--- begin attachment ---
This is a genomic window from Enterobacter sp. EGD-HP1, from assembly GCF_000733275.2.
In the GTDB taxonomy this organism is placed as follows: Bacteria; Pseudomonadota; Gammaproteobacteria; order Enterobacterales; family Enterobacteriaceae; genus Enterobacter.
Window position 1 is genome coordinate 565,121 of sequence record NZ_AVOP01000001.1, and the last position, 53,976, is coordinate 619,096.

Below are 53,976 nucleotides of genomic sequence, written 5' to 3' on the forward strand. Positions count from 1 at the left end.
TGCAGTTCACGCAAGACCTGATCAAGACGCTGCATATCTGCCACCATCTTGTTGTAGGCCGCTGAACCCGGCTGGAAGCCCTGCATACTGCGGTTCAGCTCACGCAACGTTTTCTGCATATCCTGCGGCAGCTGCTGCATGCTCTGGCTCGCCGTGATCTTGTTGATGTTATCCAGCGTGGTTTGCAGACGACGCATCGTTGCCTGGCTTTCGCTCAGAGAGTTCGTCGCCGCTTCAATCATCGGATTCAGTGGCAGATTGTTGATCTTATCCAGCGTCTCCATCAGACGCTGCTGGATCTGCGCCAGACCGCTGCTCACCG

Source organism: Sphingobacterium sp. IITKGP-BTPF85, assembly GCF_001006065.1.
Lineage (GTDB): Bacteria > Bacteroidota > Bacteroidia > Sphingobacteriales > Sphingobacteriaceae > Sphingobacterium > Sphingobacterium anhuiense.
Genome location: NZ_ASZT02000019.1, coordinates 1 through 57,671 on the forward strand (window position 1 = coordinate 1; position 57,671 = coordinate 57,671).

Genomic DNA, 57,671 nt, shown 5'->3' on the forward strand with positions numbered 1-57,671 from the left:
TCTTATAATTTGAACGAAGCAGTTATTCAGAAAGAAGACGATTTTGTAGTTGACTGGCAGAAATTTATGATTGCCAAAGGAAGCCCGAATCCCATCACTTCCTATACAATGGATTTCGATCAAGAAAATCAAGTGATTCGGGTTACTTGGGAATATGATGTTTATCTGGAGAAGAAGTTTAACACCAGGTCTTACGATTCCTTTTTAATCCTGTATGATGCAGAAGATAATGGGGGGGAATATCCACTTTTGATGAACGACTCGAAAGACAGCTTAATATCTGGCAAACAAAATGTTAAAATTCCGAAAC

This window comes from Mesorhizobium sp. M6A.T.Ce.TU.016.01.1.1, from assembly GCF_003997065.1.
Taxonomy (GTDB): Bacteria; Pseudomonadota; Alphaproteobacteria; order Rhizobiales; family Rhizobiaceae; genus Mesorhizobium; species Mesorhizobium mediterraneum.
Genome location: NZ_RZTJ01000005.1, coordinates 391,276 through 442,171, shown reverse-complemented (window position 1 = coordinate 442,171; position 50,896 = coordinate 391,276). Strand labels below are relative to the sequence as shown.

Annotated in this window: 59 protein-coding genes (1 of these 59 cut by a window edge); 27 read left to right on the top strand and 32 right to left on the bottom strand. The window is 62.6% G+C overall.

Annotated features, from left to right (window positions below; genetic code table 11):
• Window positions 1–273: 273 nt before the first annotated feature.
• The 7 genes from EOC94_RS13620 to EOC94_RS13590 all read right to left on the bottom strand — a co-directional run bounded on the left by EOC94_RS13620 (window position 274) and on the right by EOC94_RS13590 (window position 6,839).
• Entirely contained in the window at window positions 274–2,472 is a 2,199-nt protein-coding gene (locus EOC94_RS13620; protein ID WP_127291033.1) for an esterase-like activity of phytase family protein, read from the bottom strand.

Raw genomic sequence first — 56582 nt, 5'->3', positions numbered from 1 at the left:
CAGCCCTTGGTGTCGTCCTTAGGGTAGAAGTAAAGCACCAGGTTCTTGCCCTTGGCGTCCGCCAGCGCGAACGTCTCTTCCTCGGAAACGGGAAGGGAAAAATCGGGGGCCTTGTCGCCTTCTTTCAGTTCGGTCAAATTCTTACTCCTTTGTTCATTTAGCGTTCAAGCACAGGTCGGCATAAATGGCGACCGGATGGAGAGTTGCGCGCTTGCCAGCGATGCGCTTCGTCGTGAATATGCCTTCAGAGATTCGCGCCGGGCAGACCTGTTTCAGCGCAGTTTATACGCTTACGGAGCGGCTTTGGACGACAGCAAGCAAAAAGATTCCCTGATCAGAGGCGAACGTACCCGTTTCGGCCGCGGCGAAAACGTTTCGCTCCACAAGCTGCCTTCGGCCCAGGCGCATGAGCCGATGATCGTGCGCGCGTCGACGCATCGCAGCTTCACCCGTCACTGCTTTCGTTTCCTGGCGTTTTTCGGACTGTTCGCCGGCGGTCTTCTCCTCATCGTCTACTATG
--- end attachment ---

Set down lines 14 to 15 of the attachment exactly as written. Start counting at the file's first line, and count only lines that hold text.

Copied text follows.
Annotated in this window: 59 protein-coding genes (1 of these 59 cut by a window edge); 27 read left to right on the top strand and 32 right to left on the bottom strand. The window is 62.6% G+C overall.

Annotated features, from left to right (window positions below; genetic code table 11):